We proposed a specific set of data elements that we anticipated would be necessary in the new methodology to define one-way trips, and asked for comment on how to construct the one-way trips. However, no one-way trip methodology appeared in the record, leading a number of commenters to claim that the Department had not sufficiently articulated a rationale for collecting the newly proposed data elements.

Similarly, the Department proposed that the public supply guidance regarding how the Department should safeguard competitively sensitive information, but no such safeguards were suggested in the comments. With no specific proposals for safeguards in the record, a number of commenters asserted that the Department had not made sufficient plans to safeguard competitively sensitive information.

In addition, the Department pointed to evidence that the current ticket sample methodology produces a sample that could be impacted by decisions at travel agencies to assign ticket numbers at their own convenience for their own reasons. We have no authority to regulate such activities of travel agents, and so the Department proposed to either change the method of creating the sample or to do away with sampling and collect a census of data. Despite evidence presented in the NPRM that the current 10% sampling system produces a biased sample of inconsistent size and inadequate scope, and the Department's calculation indicating that to ensure reasonable accuracy the target sample size should be a minimum of 24.34% of the total enplaned passengers, several airlines commented that a 20% sample with no change in collection methodology would be easier to implement and therefore preferable to the Department's proposal.

Although many stakeholders provided comments on the manner in which data could be collected, it is the airlines who must supply the data and are, therefore, in the best position to effectively comment on the difficulty of producing the data. Some airlines questioned certain aspects of the rulemaking's data collection proposal, characterizing the changes as potentially expensive and cumbersome. No airline, however, suggested an alternative, statistically defensible proposal for collection of data that would be less expensive and less cumbersome while simultaneously producing the desired improvements in the utility of the data.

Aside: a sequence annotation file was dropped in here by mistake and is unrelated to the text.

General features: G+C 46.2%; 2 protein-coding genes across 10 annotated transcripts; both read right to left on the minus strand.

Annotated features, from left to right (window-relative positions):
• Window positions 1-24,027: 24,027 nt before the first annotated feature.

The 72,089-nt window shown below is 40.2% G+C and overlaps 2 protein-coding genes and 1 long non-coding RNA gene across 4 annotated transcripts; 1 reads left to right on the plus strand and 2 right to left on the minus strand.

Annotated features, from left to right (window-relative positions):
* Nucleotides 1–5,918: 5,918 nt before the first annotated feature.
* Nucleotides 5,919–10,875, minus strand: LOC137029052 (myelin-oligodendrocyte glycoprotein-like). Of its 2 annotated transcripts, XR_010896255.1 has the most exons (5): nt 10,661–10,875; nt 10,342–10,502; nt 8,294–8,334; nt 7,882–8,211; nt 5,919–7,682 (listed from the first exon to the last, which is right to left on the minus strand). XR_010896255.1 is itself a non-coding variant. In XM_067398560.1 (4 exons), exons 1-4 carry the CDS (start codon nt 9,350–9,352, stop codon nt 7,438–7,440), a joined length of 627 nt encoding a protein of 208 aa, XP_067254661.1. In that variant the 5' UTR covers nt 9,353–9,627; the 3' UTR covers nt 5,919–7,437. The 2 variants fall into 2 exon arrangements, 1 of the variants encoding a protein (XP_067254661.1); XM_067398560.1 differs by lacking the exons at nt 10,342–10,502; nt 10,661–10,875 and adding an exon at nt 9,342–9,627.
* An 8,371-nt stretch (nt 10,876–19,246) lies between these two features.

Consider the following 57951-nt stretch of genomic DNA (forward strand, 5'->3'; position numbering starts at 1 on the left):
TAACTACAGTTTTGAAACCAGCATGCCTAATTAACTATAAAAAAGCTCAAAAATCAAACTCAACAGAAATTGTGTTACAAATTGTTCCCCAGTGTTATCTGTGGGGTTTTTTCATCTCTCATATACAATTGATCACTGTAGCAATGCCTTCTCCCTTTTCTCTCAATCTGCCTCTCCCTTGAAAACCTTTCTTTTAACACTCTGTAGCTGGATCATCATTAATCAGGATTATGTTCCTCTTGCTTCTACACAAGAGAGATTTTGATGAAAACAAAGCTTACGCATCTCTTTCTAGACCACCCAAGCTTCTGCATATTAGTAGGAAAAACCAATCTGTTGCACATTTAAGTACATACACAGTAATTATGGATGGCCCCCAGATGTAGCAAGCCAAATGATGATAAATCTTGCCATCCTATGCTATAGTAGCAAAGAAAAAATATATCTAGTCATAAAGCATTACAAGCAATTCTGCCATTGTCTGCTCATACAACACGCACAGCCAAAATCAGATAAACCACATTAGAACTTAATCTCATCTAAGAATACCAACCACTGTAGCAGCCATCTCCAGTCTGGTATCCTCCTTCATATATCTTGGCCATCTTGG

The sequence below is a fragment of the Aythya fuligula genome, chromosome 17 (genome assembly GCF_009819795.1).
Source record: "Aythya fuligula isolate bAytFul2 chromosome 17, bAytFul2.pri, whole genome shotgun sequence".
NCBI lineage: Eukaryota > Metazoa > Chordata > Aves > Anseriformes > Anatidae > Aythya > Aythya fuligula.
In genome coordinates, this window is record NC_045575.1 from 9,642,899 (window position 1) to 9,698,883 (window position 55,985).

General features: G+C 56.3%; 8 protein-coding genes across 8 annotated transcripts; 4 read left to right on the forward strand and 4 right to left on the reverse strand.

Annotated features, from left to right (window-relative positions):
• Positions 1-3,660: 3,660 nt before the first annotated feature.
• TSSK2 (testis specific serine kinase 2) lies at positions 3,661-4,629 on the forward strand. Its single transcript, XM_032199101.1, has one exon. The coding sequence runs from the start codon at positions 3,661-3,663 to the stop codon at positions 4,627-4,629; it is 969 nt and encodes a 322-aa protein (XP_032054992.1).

Reason for Withdrawal

The stated purposes of this rulemaking were to (1) Reduce the long-term reporting burden on the Participating Carriers, (2) make the O&D Survey more relevant and useful, (3) reduce the time it takes to disseminate the information and (4) achieve 95% statistical correlation between the O&D Survey and the T-100/T-100(f).Start Printed Page 31513

In light of the responses to the NPRM, we have determined that it will be in the public interest to significantly modify our proposal to modernize aviation data products. We have also determined that an additional request for public comment based on the current proposal would not provide us with the information we need in order to accomplish our purpose.

We have engaged a contractor with expertise in the industry to identify necessary and useful system features, and to address how data collection can be aligned with modern airline information technology so as to minimize the data-reporting burden on air carriers. Further, the contractor will assist the Department in assessing alternatives to the Department's proposal as stated in the NPRM that will help all stakeholders realize a better value for the investment in the data modernization effort.

Although this rulemaking is being withdrawn, the Department anticipates the issuance at a later date of a new NPRM and will continue to involve the public in its effort to increase efficiency, effectiveness, integrity, quality, and utility of the aviation traffic information available, in a way that is also sensitive to the information collection costs that would be imposed on the carriers.

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Issued in Washington, DC on May 25, 2011.

Susan L. Kurland,

Assistant Secretary.

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[FR Doc. 2011-13554 Filed 5-31-11; 8:45 am]